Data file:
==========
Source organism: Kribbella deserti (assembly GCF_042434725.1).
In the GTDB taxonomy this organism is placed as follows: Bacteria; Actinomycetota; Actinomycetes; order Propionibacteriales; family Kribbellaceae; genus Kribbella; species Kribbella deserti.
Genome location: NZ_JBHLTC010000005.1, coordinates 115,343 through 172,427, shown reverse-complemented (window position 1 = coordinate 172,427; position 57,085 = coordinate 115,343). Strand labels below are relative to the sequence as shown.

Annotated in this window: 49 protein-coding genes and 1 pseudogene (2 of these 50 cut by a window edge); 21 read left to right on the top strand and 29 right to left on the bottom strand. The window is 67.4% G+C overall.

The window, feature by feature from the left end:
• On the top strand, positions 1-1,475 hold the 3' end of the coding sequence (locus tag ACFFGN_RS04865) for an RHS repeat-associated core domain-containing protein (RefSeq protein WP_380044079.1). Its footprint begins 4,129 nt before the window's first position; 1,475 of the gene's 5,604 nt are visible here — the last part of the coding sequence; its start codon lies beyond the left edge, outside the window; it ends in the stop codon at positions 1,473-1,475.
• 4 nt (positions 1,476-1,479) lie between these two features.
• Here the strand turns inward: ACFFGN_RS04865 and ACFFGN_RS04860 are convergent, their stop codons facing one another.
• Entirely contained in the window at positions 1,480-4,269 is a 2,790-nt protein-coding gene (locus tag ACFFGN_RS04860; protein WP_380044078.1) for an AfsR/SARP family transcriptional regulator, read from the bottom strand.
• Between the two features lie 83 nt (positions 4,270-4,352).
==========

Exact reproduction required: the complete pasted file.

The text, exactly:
Source organism: Kribbella deserti (assembly GCF_042434725.1).
In the GTDB taxonomy this organism is placed as follows: Bacteria; Actinomycetota; Actinomycetes; order Propionibacteriales; family Kribbellaceae; genus Kribbella; species Kribbella deserti.
Genome location: NZ_JBHLTC010000005.1, coordinates 115,343 through 172,427, shown reverse-complemented (window position 1 = coordinate 172,427; position 57,085 = coordinate 115,343). Strand labels below are relative to the sequence as shown.

Annotated in this window: 49 protein-coding genes and 1 pseudogene (2 of these 50 cut by a window edge); 21 read left to right on the top strand and 29 right to left on the bottom strand. The window is 67.4% G+C overall.

The window, feature by feature from the left end:
• On the top strand, positions 1-1,475 hold the 3' end of the coding sequence (locus tag ACFFGN_RS04865) for an RHS repeat-associated core domain-containing protein (RefSeq protein WP_380044079.1). Its footprint begins 4,129 nt before the window's first position; 1,475 of the gene's 5,604 nt are visible here — the last part of the coding sequence; its start codon lies beyond the left edge, outside the window; it ends in the stop codon at positions 1,473-1,475.
• 4 nt (positions 1,476-1,479) lie between these two features.
• Here the strand turns inward: ACFFGN_RS04865 and ACFFGN_RS04860 are convergent, their stop codons facing one another.
• Entirely contained in the window at positions 1,480-4,269 is a 2,790-nt protein-coding gene (locus tag ACFFGN_RS04860; protein WP_380044078.1) for an AfsR/SARP family transcriptional regulator, read from the bottom strand.
• Between the two features lie 83 nt (positions 4,270-4,352).